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Cool Down your Greenhouse
May 21st, 2013:
As we come into the summer season, most of us transfer our plants outdoors from the greenhouse. Even as warmer days appear in the spring, the temperature inside the greenhouse can become too high, killing off tender seedlings. The same can happen if you move your plants into the greenhouse in the fall.
Here are the best options for keeping your greenhouse cool:
Install an exhaust fan with intake shutters and a thermostat. This will give your plants the much needed air circulation that they require. You must have electricity to operate a fan system, so keep that in mind when planning your greenhouse purchase.
Be sure to have solar powered roof vents in your greenhouse -- whether they be roof vents or side vents. How do solar powered vents work? This type of vent has a cylinder tube filled with a liquid that reacts to temperature. This means that when the greenhouse inside temperature reaches about 62 to 65 degrees F, the vents will automatically start to open. As the temperatures drop during the evening, the vents will also close. These vents can also be operated manually if you wish and can easily be disabled for colder winter months.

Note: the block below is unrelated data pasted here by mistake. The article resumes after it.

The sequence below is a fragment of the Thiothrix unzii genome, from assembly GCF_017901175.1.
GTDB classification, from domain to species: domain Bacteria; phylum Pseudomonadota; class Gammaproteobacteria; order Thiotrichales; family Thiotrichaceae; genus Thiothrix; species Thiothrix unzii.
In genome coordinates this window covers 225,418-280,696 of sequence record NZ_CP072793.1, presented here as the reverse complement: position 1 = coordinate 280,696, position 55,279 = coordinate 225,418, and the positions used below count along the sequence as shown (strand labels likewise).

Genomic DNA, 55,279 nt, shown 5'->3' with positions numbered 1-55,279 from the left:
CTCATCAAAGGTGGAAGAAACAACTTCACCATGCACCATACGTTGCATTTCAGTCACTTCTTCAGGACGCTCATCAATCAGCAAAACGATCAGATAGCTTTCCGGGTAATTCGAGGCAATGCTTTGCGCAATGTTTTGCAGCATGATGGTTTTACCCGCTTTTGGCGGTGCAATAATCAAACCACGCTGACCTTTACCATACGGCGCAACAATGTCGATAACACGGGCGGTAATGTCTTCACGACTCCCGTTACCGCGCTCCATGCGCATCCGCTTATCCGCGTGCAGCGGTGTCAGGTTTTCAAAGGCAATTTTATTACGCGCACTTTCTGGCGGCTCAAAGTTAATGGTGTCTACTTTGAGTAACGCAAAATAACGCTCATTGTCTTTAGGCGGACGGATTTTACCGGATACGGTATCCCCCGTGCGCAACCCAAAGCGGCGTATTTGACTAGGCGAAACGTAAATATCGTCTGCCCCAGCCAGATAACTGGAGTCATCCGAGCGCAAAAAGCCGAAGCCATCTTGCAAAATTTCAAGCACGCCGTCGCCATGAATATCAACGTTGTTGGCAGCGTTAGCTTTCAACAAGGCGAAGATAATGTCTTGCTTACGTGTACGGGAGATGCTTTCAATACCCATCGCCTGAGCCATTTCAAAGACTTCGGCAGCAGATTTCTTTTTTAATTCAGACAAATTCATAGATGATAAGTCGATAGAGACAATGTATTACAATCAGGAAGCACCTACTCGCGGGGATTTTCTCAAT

It is best to have a screen door for added air circulation.
Install a rotating fan to keep air moving.
Use a misting kit. The misting kit can attach to an existing faucet or garden hose. Tiny droplets are emitted from each misting nozzle and can lower air temperature by up to 20 degrees F.
Hose down the interior of the greenhouse with your garden hose. This will help to cool it down.
Shade cloth can be used either on the interior of the greenhouse or on the exterior. When placing cloth on the exterior -- always place on the side of the roof that receives the hottest sun throughout the day. Be sure that the shade cloth is not laying directly on to the roof, as mildew will form if there is not adequate circulation fo air. It is best to attach the shade cloth to 2" x 2" wood pieces to keep the shade cloth off the greenhouse roof.
Remember that electricity and water are not a good mix and always be careful.
A div of Ecolad Corporation
Written By: Shelley Awad
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